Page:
Air Apparent: Inside a Coastal Rhode Island Treehouse

A sky-high treehouse set in a leafy canopy doubles as a whimsical family getaway.

Sturdy trees poke their way through a custom-built treehouse in coastal Rhode Island. Photography by Meghan Sepe

John Clancy has built hundreds of homes over the course of his career — beautiful, custom-crafted dwellings in seaside communities like Newport, Jamestown and Little Compton.

But it’s a side project that has captured his heart as of late: a whimsical family treehouse in coastal Rhode Island where he got to abandon rigid plans and work in tandem with the owner to bring it to life.


Light streams in through dozens of salvaged windows. Photography by Meghan Sepe.

“We just came up with an idea. That’s what I like to do — just have ideas and work with creative people,” says the Newport resident. “Between the two of us, we had some great ideas.”

The client wanted a spot where the family could play games, sleep under the stars, dine outdoors and just relax and hang out. Work began in July 2020, a perfect time for Clancy, whose regular job was halted due to the pandemic.


Leftover pieces of wood are woven together to form an intriguing wall space. Photography by Meghan Sepe.


John Clancy leans against the burnished metal exterior. Photography by Meghan Sepe.

They started with the windows: They knew they wanted as much glass as possible to give the space an airy, sunny feel. Between Clancy and the client, they had an eclectic collection of windows in all manner of sizes, shapes and colors salvaged from worksites and the Brimfield Antique Flea Market. They laid them out on the ground until they found a configuration that made sense. 

To help brace the structure, Clancy ordered titanium posts online from a specialty treehouse shop and drilled them through several sturdy trees. An outdoor mahogany deck was added as an afterthought. At first, the entryway was going to be a ladder, but then they thought a ramp would be interesting. They found they needed to build higher to accommodate a ramp entryway, and so an outdoor deck and seating area was born.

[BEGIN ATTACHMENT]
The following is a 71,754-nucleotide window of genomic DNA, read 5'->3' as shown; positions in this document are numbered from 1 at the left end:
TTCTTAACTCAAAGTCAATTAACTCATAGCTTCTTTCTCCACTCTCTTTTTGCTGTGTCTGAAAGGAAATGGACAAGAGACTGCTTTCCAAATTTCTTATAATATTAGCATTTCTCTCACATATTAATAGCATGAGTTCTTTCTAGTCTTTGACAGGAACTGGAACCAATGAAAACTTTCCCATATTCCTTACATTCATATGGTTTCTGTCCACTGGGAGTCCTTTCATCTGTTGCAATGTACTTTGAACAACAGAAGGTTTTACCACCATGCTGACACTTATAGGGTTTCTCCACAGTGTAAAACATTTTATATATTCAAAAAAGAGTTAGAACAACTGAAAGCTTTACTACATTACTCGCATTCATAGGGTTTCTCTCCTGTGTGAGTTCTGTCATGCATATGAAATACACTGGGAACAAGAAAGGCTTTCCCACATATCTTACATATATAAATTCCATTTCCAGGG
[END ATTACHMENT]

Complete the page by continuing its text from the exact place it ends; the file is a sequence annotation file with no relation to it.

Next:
A bonus: Now the family dog can make it up to the space, too.


The lush canopy provides a shady area for al fresco family meals. Photography by Meghan Sepe.

“That’s the beauty of working with no plans and creative people,” Clancy says. “Things evolve and change and it’s kind of fun to just figure it out as you go.”

Salvaged cedar limbs thread their way through the outdoor railing, adding a rustic touch, while the treehouse is clad in metal. The material was Clancy’s idea, and the client — who’d always wanted to do something with metal siding — readily agreed. He sprayed it with vinegar and hydrogen peroxide to make it rust and then cut it to fit around the windows. 

A bed, built-in cedar desk, shelving and stools all fit inside the sixteen-by-sixteen-foot space, with plenty of room to spare. Electricity powers several lighting fixtures and a ceiling fan, while a small wood stove keeps things toasty in the winter. (The insulated sloping ceiling also helps in that regard.) 

Family photos and found trinkets decorate the cozy interior, as does a puzzle-like wall crafted with wooden remainders and the many eclectic windows. 


The home is wired for electricity and a wood stove warms the interior during the cooler months. Photography by Meghan Sepe

Work finished in spring 2021. That’s when the family spent their first night in the treehouse. As springtime birds are wont to do, they started chirping madly around 4 a.m. before settling down an hour or two later. It took a bit of getting used to, but now the family adores the morning symphonies and lovingly refer to their new space as the “birdhouse.”

“It’s beautiful here,” the client says. “It’s like living in the trees.” 


Found cedar limbs are threaded through the railings. Photography by Meghan Sepe